The Museum of Hoaxes
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Pierre Brassau, Monkey Artist, 1964
Prankster causes volcano to erupt, 1974
The Great Space Monkey Hoax, 1953
Mule elected G.O.P. committeeman, 1938
Baby Yoga, aka Swinging Your Kid Around Your Head
Iceberg floats into Sydney Harbor, 1978
The Gallery of Fake Viral Images
Mencken's fake history of the bathtub, 1917
Did Paul McCartney die on Nov. 9, 1966?
Monkeys pick cotton, a 19th-century urban legend
Hitler’s Silly Dance, 1940
On June 21, 1940, Hitler accepted the surrender of the French government at a ceremony in Compiegne, France. He melodramatically insisted on receiving France's surrender in the same railroad car in which Germany had signed the 1918 armistice that had ended World War One.

After Hitler accepted France's surrender, he stepped backwards slightly, as if in shock. But this isn't what audiences in the Allied countries saw who watched the movie-reel of the ceremony. Instead they saw Hitler dance a bizarre little jig after signing the documents, as if he were childishly celebrating his victory by jumping up and down. The scene was played over and over in movie theaters.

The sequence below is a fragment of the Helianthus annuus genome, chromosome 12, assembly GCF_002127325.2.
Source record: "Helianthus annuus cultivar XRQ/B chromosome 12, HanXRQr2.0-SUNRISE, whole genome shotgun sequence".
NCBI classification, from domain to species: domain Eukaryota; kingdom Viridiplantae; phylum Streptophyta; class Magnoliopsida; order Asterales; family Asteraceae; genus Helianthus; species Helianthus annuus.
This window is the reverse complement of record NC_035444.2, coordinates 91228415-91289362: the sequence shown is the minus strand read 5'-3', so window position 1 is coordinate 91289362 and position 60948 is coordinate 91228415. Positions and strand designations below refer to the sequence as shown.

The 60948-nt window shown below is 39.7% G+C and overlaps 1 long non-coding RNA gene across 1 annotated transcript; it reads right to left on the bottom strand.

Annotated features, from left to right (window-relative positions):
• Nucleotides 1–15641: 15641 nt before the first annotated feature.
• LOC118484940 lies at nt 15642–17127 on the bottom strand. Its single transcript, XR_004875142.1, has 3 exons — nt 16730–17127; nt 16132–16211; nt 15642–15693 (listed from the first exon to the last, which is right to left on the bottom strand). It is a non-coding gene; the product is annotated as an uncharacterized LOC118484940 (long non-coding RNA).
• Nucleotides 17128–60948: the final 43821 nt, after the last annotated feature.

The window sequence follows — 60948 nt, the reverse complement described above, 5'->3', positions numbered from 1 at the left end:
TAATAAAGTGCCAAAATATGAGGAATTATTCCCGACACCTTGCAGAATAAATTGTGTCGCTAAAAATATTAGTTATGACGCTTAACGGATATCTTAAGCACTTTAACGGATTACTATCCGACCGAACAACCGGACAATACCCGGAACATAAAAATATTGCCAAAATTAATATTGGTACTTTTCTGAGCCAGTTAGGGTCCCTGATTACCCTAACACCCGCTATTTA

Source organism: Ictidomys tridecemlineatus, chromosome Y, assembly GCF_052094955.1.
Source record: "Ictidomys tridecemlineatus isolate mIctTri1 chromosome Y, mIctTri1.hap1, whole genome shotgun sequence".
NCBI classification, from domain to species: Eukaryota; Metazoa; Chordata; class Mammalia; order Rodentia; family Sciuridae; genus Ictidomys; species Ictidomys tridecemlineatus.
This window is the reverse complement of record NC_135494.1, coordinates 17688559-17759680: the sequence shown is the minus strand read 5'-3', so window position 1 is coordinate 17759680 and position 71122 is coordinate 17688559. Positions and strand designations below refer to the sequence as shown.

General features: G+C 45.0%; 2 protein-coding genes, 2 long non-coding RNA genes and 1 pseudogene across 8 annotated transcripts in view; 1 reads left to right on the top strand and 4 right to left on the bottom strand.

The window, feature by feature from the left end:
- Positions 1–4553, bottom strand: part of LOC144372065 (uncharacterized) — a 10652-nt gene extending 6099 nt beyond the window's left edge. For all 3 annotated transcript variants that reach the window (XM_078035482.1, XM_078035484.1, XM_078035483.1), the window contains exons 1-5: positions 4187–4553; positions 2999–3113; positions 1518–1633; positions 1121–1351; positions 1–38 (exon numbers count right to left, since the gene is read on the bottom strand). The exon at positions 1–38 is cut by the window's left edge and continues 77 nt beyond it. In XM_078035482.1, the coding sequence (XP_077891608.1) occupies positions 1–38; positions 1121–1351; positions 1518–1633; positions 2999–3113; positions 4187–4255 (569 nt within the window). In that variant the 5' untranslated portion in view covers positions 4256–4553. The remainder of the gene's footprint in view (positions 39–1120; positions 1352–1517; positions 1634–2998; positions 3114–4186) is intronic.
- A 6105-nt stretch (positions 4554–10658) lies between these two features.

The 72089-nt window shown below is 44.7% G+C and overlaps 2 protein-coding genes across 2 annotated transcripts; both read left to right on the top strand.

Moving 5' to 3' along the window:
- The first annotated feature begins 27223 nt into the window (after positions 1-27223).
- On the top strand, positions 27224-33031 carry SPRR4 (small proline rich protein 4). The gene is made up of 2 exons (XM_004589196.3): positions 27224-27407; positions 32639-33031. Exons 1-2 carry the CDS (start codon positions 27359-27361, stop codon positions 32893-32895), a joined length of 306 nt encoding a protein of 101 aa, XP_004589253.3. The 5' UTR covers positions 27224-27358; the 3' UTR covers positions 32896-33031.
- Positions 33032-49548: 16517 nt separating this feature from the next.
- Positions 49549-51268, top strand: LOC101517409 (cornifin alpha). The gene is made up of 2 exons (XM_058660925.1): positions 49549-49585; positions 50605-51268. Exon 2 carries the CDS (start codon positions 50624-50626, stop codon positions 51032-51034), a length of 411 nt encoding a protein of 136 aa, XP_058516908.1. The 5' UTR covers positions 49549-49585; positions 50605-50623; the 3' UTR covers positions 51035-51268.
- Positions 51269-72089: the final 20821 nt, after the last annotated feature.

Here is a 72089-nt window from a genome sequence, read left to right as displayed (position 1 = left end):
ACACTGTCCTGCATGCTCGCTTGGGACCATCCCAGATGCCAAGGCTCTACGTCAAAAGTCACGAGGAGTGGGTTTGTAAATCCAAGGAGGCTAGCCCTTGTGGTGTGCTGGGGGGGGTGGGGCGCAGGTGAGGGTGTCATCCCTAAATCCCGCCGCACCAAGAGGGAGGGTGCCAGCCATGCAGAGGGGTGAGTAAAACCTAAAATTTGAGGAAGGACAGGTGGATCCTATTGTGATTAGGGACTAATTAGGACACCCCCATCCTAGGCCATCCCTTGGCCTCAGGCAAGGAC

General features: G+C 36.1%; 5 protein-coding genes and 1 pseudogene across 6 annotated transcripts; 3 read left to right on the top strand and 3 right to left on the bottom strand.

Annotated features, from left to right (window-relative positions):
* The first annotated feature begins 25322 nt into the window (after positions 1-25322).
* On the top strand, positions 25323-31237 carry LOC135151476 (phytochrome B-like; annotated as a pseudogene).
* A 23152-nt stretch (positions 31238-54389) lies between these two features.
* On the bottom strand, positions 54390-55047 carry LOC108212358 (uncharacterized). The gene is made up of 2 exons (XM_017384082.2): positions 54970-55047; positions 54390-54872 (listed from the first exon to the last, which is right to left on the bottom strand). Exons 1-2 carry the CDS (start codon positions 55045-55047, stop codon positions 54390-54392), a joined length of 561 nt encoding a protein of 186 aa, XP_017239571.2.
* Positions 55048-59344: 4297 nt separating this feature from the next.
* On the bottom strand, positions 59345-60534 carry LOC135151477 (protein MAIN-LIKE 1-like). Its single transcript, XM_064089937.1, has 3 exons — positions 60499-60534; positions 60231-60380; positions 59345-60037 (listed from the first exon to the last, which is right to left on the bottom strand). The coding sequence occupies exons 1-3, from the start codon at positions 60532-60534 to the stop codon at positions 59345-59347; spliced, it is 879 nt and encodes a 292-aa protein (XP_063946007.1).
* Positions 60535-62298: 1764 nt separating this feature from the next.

Following the war, it was revealed that John Grierson, director of the Canadian information and propaganda departments, had manufactured the clip after noticing that Hitler raised his leg rather high up while stepping backwards. He realized that this moment could be looped repeatedly to create the appearance that Hitler was jumping with joy.

The film clip served the purpose of provoking popular outrage against Hitler.

Links and References
  • Jaubert, Alain. (1986). Making People Disappear: An Amazing Chronicle of Photographic Deception. Pergamon-Brassey's. page 176.
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All text Copyright © 2014 by Alex Boese, except where otherwise indicated. All rights reserved.